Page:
Despite the best efforts of a handful of friends and family who blockaded Cedars detention centre and held up the coach for 5 hours, Mrs Saleh and her children were taken to an airport on Wednesday morning and deported to Egypt. However, the appeal against this course of action is building serious momentum as there have been a huge number of irregularities, illegalities and clear cases of abuse surrounding these events. Watch this space – we will be posting a detailed update really soon.
DEMONSTRATE! In Support of the Saleh Family
11.30am, Saturday 27th October
Aneurin Bevan Statue, Queen St, Cardiff.
Bring banners, signs, messages of support, and of course everyone you know!
An article in today’s Guardian, has added extra meaning to our protest outside the UKBA this afternoon. Louise Perrett worked as a case owner at the UK Border Agency office in Cardiff for three and a half months last summer. Due to her experiences of her time in the agency she has risked breaching the Official Secrets Act to go public with evidence of anti-immigration views and abuse of power by UK Border Agency staff.
“I witnessed general hostility, rudeness and indifference towards clients. It was completely horrific. I highlighted my concerns to senior managers but I was just laughed at. I decided to speak out because nobody else was saying anything and major changes are needed at senior management level.”
Her revelations reveal a culture of bigotry and prejudice in the Cardiff office, where members of staff took pride in refusing applications.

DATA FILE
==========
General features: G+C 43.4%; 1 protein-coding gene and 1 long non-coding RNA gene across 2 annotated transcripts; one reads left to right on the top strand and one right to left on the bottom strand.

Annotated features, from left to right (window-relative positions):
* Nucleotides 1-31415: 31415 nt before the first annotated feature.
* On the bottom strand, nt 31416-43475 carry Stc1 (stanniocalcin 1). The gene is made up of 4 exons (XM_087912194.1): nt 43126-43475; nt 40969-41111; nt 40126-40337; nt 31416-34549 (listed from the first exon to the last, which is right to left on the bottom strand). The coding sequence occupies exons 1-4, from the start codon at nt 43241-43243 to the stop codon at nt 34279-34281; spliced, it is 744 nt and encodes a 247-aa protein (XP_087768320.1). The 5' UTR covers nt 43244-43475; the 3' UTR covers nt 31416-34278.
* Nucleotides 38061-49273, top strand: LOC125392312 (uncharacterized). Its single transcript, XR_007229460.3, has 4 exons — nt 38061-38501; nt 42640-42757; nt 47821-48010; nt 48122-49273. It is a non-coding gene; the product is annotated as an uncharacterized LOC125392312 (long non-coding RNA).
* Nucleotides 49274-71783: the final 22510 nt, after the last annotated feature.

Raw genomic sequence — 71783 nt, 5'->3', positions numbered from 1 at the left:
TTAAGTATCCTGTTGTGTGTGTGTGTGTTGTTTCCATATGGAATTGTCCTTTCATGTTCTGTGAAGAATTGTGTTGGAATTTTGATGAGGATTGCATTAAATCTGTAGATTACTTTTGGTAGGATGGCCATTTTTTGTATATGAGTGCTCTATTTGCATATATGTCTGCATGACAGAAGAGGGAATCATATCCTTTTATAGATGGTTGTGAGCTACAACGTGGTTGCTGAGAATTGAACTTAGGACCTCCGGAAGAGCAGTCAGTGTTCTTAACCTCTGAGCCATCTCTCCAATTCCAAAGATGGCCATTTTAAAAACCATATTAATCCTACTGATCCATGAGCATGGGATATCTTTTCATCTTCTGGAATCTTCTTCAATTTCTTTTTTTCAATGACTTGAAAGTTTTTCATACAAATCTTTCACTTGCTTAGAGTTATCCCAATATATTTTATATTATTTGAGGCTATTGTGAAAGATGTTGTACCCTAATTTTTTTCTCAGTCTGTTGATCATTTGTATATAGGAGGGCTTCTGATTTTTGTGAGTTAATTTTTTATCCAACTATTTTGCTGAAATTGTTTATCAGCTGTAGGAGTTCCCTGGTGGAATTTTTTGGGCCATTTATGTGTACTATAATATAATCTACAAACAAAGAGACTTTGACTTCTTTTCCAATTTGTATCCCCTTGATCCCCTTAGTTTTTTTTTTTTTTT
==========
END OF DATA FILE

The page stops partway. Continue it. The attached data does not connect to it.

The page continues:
- One manager said of the asylum-seeker clients: “If it was up to me I’d take them all outside and shoot them.”
- If a case was difficult, she was simply advised to refuse it and “let a tribunal sort it out”.
- Any officer who approved an asylum application had a stuffed toy “grant monkey” placed on their desk by other members of staff as a badge of shame.
- One official tested the claims of boys Read the rest of this entry »
A new report: “Chance or choice? Understanding why asylum seekers come to the UK” has been published by the Refugee Council. The report is the result of research undertaken by Professor Heaven Crawley, Director of the Centre for Migration Policy Research at the University of Swansea.
The findings say what anyone who has any knowledge of the experience of refugees already knows. That people seeking sanctuary have little, if any, choice over which country they claim asylum in, and that few know what to expect before they arrive. The result being that harsh policies which make the life of a refugee tougher after they have arrived in the UK have no demonstrable influence over whether people Read the rest of this entry »
In the UK, on average, 50 people a day are forcibly removed from their homes and deported. In Cardiff, snatch squads leave from the UK Border Agency on 31-33 Newport Road in order to smash in peoples’ doors and drag them out of bed.
On Monday morning, UK Border Agency ‘Officers’ were at work early, busy at an address on Newport Road. The UKBA used dark blue anonymous unmarked vans, with blacked Read the rest of this entry »